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Baltimore firefighters found the body of an adult woman Wednesday after putting out a fire in the basement of a vacant home in Brooklyn.

When Ashley Connelly was a new mother, there was only one person she trusted to babysit her three children: Tiffany Jones.

The friends met about seven years ago in Brooklyn, where they lived together until Connelly moved out last year.

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“Tiffany was the very first person to watch my newborn,” Connelly, 32, said. “She was the only person I trusted with my children.”

Firefighters found the body of Jones, a 29-year-old mother of two, on Wednesday, a day after she was abducted in South Baltimore’s Brooklyn neighborhood.

The woman’s cause of death is under investigation and will be determined by the state’s medical examiner’s office, Skinner said.

Connelly, 32, was among more than a dozen friends, family and neighbors who turned out to a crime scene Wednesday at the 3400 block of 7th Street, where Jones’ body was found in a burning house.

The blaze occurred less than a mile from where Jones was taken.

Police and fire officials initially did not confirm the identity of the victim, but later said the body found was Jones.

Homicide and arson detectives are investigating the incident.

Police said Jones was in the 3600 block of Potee St., where she got into an argument with two men at about 2:30 p.m. Tuesday. The men then forced her into a black Ford pickup truck and drove away. The truck’s Maryland tags read 3DH8861, according to police.

Concerned friends and family of Jones, as well as nearby neighbors who did not know her, came to the crime scene on 7th Street Wednesday morning. Several people said officials would not confirm at the time whether Jones was the person found in the burned house, but they worried it was her.

Evelyn Jones drove to Brooklyn from Glen Burnie when she heard about Tiffany’s abduction and the fire. Evelyn, who is not related to Tiffany, said she has family in the neighborhood and got to know Tiffany about six years ago.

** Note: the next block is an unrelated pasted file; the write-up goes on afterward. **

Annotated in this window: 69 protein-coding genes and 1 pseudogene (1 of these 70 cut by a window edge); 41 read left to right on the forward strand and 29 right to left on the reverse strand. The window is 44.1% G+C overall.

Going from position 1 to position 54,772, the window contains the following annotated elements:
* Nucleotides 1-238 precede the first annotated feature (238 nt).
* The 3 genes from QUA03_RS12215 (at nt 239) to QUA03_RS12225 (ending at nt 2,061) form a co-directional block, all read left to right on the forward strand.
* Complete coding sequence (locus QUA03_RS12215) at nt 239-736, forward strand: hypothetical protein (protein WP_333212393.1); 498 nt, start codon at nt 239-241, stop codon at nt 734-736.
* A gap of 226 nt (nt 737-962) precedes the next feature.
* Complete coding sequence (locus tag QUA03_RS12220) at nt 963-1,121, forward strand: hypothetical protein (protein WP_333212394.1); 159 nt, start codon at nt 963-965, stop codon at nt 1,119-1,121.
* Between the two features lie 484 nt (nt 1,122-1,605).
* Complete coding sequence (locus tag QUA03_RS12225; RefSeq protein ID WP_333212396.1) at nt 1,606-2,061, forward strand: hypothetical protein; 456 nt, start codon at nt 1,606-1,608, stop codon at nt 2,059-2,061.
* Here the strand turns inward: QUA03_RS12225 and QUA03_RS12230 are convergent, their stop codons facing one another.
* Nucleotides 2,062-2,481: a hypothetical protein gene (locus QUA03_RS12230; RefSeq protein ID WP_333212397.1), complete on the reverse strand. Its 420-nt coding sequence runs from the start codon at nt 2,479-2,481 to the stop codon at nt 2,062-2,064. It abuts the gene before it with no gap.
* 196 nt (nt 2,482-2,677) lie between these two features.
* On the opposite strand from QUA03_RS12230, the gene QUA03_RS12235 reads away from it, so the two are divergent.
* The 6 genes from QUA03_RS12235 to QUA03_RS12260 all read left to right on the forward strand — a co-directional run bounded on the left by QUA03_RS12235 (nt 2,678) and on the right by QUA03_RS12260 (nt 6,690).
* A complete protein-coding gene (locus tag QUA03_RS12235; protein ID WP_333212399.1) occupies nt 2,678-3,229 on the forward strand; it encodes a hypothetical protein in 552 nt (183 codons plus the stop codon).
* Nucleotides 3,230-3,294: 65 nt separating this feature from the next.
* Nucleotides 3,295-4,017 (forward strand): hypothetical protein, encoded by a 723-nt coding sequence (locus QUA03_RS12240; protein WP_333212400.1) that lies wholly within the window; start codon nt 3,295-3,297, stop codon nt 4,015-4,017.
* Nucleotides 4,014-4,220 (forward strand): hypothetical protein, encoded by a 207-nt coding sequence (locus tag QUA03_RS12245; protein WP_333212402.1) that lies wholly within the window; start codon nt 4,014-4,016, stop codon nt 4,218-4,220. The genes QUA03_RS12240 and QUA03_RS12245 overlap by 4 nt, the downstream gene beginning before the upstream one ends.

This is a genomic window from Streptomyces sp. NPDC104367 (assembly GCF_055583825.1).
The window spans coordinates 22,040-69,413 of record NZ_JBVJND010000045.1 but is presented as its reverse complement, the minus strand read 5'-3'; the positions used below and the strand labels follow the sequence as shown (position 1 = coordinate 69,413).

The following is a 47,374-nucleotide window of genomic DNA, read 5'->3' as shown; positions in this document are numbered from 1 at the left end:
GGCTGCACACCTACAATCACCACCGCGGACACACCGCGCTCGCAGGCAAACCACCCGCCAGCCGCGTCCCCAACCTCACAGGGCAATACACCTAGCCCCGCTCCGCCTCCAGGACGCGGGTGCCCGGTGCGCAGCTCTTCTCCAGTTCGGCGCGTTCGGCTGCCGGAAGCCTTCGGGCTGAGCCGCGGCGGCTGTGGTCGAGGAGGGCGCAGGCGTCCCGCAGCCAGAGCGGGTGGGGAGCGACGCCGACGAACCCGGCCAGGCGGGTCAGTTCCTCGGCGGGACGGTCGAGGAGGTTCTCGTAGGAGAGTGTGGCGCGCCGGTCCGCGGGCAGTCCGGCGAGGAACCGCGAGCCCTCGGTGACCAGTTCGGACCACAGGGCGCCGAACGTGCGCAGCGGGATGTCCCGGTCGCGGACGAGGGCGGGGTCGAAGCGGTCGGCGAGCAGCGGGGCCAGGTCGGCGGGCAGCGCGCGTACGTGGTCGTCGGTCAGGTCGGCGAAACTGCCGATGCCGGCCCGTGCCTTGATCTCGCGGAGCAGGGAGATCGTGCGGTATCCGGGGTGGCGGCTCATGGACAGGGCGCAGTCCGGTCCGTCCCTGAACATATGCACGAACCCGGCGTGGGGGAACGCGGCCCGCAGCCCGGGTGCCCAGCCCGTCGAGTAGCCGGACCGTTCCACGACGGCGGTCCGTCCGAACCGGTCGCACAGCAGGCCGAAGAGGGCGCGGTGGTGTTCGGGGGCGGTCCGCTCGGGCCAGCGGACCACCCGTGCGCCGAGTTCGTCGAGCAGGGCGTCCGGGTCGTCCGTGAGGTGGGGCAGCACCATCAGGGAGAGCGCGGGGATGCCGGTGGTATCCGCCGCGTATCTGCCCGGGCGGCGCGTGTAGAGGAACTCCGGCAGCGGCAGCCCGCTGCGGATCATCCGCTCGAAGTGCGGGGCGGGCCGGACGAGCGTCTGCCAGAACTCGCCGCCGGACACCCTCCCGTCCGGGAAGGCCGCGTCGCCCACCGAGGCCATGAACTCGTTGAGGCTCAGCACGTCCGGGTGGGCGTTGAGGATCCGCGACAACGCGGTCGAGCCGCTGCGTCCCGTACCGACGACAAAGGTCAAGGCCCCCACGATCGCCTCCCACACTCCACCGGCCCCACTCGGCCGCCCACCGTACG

“I treated her like a child. She was old enough to be my daughter,” she said. “One day she was walking and we stopped and got to talking and whatnot, and I’ve been like an auntie to her ever since. She calls me auntie.”

She displayed a black key chain embroidered in hot pink with the phrase “wild thing.” Tiffany bought it for her, she said, plus a matching one for herself that read, “sweet thing.” It was fitting — Evelyn Jones said Tiffany was a “really sweet young lady.”

“It’s really a tragedy,” she said.

Jones worried about Tiffany’s children, son Trent and daughter Tamara “Teetee.”

Connelly said Teetee was Jones’ best friend, and it was rare to see Jones without her and her partner Tim Jones.

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“She was a good person,” Tim Jones said.

Jones worked at Berger’s Bakery in Lexington Market decorating cakes.

“She was a good worker, a good decorator,” owner Fannie Houvarda said.

And she was proud of her Native American heritage and involved with the Baltimore American Indian Center, Connelly said.

“She was a likable person,” Connelly said. “I don’t know anybody that didn’t like her.”

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